By Nick Kolev
Boston University News Service
Boston University Student Government heard a presentation from a student hoping to overturn the long-held ban on pepper spray on Nov. 28, citing concerns over safety and changing laws.
BU has a ban on pepper spray possession anywhere on University property, including dorms, classrooms and dining halls, according to the student lifebook.
College of Engineering senior Ava Remler said she had long disagreed with the policy and her presentation to StuGov, aided by a group of friends, was a first step in overturning the ban.
“I presented this initiative after talking to a bunch of different people who thought that it was a good idea in order to advocate for the change of the policy in any way that allows students to carry it,” Remler said.
Remler said she first found out about the ban roughly a year ago when friends of hers had their pepper spray confiscated, something with which she disagreed.
“I figured that that was pretty unfair, especially given how pepper spray is completely non-lethal,” she said. “It’s extremely popular specifically for women to carry. “
That incident, Remler said, sparked an attempt to start a petition which was not successful.
“It was a lot more aggressive against the administration,” Remler said. “And I think the process we’re doing now is way more collaborative, and way more effective.
Remler said the next steps include gathering research as well as support before hopefully drafting a senate resolution and meeting with the Dean of Students office to evaluate the policy with the school administration.
BU spokesperson Colin Riley wrote in an email he believes the Dean of Students office is, or will be, discussing this with student government,
“That may lead to consideration of a policy change since Massachusetts no longer requires those over the age of 18 to have a Firearms Identification Card (FID), as it once did as recently as eight or nine years ago,” Riley wrote.
In 2014, Massachusetts overturned a requirement to hold an FID in order to possess pepper spray. BU’s policy however has yet to change.
Remler cited Hanna Dworkin, StuGov senate chair, as someone who gave her a lot of advice and helped her figure out the process of working through the initiative in a feasible manner.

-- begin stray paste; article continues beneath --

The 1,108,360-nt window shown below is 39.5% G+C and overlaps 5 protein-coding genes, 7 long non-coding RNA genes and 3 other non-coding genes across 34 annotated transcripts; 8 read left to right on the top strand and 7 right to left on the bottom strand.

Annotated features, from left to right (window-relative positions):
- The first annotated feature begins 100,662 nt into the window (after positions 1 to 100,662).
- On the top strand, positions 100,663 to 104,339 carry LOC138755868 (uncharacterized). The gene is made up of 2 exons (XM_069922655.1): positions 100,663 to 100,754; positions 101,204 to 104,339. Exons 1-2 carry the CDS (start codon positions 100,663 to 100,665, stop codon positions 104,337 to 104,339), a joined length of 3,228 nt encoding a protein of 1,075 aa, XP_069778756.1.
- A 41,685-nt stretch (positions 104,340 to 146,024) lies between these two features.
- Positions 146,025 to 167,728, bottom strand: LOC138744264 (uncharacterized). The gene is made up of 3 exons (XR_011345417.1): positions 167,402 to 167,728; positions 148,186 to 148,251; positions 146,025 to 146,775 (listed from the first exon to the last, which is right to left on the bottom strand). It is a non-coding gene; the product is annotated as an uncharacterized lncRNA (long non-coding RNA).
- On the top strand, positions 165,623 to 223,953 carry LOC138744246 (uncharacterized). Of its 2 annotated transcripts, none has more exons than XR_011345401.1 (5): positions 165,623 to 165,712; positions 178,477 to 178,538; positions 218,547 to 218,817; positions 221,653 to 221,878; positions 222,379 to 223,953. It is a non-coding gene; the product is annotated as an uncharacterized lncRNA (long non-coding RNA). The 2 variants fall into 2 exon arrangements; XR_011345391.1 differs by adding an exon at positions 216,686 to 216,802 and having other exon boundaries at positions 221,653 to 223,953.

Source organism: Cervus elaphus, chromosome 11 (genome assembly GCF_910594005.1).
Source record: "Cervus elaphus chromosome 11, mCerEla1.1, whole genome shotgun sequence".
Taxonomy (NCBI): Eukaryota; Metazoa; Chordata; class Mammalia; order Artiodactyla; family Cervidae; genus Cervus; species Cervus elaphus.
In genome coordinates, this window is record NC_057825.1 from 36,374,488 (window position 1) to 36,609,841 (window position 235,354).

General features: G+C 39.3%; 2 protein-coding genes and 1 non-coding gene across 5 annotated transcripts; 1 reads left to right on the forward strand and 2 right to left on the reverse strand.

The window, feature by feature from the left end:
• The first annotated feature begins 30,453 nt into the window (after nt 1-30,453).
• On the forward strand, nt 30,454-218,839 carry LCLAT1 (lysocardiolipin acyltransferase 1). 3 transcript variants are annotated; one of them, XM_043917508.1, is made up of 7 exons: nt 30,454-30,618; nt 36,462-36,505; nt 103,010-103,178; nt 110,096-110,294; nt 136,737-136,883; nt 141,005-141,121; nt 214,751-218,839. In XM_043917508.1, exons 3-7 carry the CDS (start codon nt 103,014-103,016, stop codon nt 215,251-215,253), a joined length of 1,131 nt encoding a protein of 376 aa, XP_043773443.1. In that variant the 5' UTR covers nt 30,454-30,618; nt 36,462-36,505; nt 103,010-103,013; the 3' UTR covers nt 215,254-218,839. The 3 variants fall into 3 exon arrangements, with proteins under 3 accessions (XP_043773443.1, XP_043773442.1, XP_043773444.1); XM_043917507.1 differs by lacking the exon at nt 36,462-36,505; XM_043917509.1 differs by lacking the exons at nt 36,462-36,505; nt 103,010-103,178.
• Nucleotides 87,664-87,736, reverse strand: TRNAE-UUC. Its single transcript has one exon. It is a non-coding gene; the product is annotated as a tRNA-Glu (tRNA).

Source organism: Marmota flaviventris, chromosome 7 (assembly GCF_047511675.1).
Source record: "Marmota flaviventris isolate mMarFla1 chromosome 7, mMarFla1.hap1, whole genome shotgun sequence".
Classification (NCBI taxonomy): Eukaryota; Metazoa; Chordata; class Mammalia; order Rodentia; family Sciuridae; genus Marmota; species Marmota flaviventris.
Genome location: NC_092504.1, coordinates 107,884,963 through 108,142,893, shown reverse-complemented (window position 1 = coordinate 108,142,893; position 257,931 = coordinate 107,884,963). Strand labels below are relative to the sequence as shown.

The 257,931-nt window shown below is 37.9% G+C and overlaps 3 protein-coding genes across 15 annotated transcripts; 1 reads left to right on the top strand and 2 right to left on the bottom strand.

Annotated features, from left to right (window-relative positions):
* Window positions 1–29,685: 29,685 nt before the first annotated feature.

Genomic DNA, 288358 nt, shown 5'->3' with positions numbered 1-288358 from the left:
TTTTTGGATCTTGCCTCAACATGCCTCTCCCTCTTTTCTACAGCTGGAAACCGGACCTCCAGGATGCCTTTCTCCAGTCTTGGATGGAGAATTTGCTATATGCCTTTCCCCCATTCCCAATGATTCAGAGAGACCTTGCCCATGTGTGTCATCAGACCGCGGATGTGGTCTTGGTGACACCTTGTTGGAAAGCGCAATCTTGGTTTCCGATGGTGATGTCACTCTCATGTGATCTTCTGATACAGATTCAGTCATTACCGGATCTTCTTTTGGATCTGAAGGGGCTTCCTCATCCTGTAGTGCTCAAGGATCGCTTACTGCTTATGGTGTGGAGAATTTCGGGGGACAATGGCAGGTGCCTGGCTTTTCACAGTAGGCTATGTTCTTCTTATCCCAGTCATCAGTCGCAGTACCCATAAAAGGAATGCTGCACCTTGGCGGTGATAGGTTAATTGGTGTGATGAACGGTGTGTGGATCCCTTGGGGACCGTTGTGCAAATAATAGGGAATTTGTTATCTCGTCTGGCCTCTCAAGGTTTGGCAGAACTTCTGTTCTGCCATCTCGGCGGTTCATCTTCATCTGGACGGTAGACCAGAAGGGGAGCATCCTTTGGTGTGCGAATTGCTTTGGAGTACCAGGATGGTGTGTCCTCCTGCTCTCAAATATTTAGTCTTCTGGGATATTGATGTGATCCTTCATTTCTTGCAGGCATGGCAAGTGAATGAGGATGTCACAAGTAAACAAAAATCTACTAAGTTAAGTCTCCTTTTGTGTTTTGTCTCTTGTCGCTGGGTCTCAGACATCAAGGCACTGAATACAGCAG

Dworkin, a junior in the College of Arts and Sciences, said she was excited to hear about Remler’s initiative as overturning the ban was something StuGov had previously considered.
“This is something that student government has been wanting to do for a while, but it is something very involved,” Dworkin said. “So when Ava came to us with some research already done, it was a really great opportunity for collaboration.”
Dworkin said students who wished to show their support or assist with the initiative to overturn the pepper spray ban could either email the StuGov Senate or fill out a survey emailed to all students recently by Student Body President Dhruv Kapadia.
“I think it’s definitely feasible if we go about it in the right way,” Dworkin said, “and I’m excited to see where it goes.”
Remler said the initiative is important because it’s an issue of security, and something that will allow students, and particularly women, to feel safer on campus.
“Having access to something like this really deters aggressors from attacking individuals, especially when it’s accessible, “ Remler said. “I just want to restate how important something like this is in protecting people.”
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